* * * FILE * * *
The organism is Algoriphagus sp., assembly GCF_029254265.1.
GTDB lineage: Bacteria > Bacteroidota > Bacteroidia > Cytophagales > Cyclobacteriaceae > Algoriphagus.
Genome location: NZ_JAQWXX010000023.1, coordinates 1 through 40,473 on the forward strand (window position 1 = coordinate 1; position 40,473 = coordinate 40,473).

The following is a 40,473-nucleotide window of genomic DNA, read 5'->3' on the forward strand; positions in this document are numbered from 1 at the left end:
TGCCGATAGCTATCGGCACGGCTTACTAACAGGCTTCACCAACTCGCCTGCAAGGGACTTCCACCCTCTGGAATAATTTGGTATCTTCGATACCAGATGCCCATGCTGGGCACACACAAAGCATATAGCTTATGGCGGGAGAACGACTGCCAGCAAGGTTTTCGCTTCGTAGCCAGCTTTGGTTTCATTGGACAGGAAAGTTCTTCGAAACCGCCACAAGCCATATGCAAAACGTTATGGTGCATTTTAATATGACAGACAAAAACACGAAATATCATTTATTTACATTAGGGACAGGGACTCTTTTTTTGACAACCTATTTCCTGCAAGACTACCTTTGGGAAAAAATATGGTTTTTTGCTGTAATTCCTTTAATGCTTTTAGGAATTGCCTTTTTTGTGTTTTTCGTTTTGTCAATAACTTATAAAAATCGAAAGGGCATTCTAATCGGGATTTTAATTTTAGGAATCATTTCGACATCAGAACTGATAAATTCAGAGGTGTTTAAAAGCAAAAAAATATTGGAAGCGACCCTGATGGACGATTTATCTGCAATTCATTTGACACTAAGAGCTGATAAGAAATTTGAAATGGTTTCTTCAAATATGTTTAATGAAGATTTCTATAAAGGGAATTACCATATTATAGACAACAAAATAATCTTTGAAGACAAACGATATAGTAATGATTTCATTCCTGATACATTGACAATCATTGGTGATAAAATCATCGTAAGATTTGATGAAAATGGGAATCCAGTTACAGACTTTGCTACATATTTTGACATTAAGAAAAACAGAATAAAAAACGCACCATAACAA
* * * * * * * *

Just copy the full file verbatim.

The organism is Algoriphagus sp., assembly GCF_029254265.1.
GTDB lineage: Bacteria > Bacteroidota > Bacteroidia > Cytophagales > Cyclobacteriaceae > Algoriphagus.
Genome location: NZ_JAQWXX010000023.1, coordinates 1 through 40,473 on the forward strand (window position 1 = coordinate 1; position 40,473 = coordinate 40,473).

The following is a 40,473-nucleotide window of genomic DNA, read 5'->3' on the forward strand; positions in this document are numbered from 1 at the left end:
TGCCGATAGCTATCGGCACGGCTTACTAACAGGCTTCACCAACTCGCCTGCAAGGGACTTCCACCCTCTGGAATAATTTGGTATCTTCGATACCAGATGCCCATGCTGGGCACACACAAAGCATATAGCTTATGGCGGGAGAACGACTGCCAGCAAGGTTTTCGCTTCGTAGCCAGCTTTGGTTTCATTGGACAGGAAAGTTCTTCGAAACCGCCACAAGCCATATGCAAAACGTTATGGTGCATTTTAATATGACAGACAAAAACACGAAATATCATTTATTTACATTAGGGACAGGGACTCTTTTTTTGACAACCTATTTCCTGCAAGACTACCTTTGGGAAAAAATATGGTTTTTTGCTGTAATTCCTTTAATGCTTTTAGGAATTGCCTTTTTTGTGTTTTTCGTTTTGTCAATAACTTATAAAAATCGAAAGGGCATTCTAATCGGGATTTTAATTTTAGGAATCATTTCGACATCAGAACTGATAAATTCAGAGGTGTTTAAAAGCAAAAAAATATTGGAAGCGACCCTGATGGACGATTTATCTGCAATTCATTTGACACTAAGAGCTGATAAGAAATTTGAAATGGTTTCTTCAAATATGTTTAATGAAGATTTCTATAAAGGGAATTACCATATTATAGACAACAAAATAATCTTTGAAGACAAACGATATAGTAATGATTTCATTCCTGATACATTGACAATCATTGGTGATAAAATCATCGTAAGATTTGATGAAAATGGGAATCCAGTTACAGACTTTGCTACATATTTTGACATTAAGAAAAACAGAATAAAAAACGCACCATAACAA